MBTA officials spent much of their weekly meeting Monday discussing buses: the current state of bus service; what the demands might be for bus in decades to come; what it would take to improve bus service now; and what to do about what T officials say are aging bus maintenance facilities.

Bus usage makes up about 30% of all MBTA ridership – and while much attention has been focused in recent years on the T’s subway and commuter rail performance, the truth is that bus service faces broad challenges as well.

MBTA General Manager Luis Manuel Ramirez told the T’s Fiscal and Management Control Board today that he is dedicated to improving performance for riders, and that bus service in particular needs attention:

“First, we need better, smarter bus service,” Ramirez said. “Second, we need more bus service.”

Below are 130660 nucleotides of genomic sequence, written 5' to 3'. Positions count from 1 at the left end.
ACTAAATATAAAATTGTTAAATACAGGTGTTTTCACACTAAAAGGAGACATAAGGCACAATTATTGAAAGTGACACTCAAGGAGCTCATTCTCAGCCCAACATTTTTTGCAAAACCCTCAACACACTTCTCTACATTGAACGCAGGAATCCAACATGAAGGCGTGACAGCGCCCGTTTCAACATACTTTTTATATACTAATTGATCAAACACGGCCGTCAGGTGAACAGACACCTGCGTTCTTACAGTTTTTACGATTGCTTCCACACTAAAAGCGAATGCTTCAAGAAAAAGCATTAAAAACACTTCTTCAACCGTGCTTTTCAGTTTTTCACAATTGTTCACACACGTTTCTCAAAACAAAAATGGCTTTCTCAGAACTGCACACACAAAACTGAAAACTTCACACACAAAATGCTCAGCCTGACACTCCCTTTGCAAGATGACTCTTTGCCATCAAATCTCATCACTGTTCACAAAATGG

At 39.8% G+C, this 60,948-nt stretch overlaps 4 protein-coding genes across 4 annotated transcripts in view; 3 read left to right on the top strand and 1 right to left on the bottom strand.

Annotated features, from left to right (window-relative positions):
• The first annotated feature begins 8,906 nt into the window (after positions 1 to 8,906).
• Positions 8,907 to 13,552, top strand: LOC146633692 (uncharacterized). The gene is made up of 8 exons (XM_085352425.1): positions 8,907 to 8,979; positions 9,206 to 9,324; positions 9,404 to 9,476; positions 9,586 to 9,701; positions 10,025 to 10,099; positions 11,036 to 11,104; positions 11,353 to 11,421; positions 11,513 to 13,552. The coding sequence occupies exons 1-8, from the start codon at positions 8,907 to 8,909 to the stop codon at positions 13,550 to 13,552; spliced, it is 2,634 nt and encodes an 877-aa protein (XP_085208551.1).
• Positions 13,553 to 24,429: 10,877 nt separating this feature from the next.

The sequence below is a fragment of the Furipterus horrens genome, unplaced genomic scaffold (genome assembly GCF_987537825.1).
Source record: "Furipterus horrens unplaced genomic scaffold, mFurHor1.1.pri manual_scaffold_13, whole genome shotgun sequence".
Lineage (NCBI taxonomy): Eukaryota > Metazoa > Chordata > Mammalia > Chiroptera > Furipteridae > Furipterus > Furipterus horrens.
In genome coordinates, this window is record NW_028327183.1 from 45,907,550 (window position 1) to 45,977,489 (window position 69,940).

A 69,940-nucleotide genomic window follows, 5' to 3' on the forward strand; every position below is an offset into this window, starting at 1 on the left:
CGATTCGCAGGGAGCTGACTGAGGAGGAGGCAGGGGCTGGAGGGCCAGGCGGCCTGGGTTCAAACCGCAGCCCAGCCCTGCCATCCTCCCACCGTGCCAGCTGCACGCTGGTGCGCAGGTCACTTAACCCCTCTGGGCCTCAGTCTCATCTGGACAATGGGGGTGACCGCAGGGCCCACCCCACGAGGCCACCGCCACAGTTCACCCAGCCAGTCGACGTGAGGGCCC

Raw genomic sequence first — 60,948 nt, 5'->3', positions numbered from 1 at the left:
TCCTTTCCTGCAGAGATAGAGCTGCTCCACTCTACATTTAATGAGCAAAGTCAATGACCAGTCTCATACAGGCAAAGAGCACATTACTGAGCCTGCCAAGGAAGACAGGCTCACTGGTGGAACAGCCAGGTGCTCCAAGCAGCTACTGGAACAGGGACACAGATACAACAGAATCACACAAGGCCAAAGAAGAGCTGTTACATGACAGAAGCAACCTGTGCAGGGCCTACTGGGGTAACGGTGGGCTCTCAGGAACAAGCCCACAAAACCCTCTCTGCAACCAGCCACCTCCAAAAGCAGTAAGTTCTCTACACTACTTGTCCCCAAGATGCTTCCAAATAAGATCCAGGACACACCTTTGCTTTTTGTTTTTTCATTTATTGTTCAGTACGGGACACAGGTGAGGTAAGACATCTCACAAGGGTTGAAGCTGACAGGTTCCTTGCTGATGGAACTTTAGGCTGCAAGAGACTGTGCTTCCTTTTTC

Ramirez said that despite improvements in capacity and performance for certain key routes, there are simply too many routes that are underserving their riders.

He also called out the MBTA’s bus maintenance capabilities, which have been at the center of controversy since the T’s Control Board issued a request proposals to provide privatized bus maintenance services. Currently, those services are performed by MBTA union employees.

“It’s not a rosy picture,” Ramirez said. “Two garages in particular,”  -- located in Quincy and Boston (the Albany facility) – “can’t even accommodate the newest buses in our fleet.”  

Board members also voted to approve a proposal by private developers  Bozzuto Development and Atlantic Development to move forward with a substantial development project on MBTA land at the T’s North Quincy Red Line station.

T staff also announced today that they expect to begin testing electric buses in North Cambridge next year as part of a pilot program to eventually use such vehicles, though they did not lay out a timetable for when electric vehicles might be utilized.

The T plans to purchase roughly 200 new hybrid buses next year.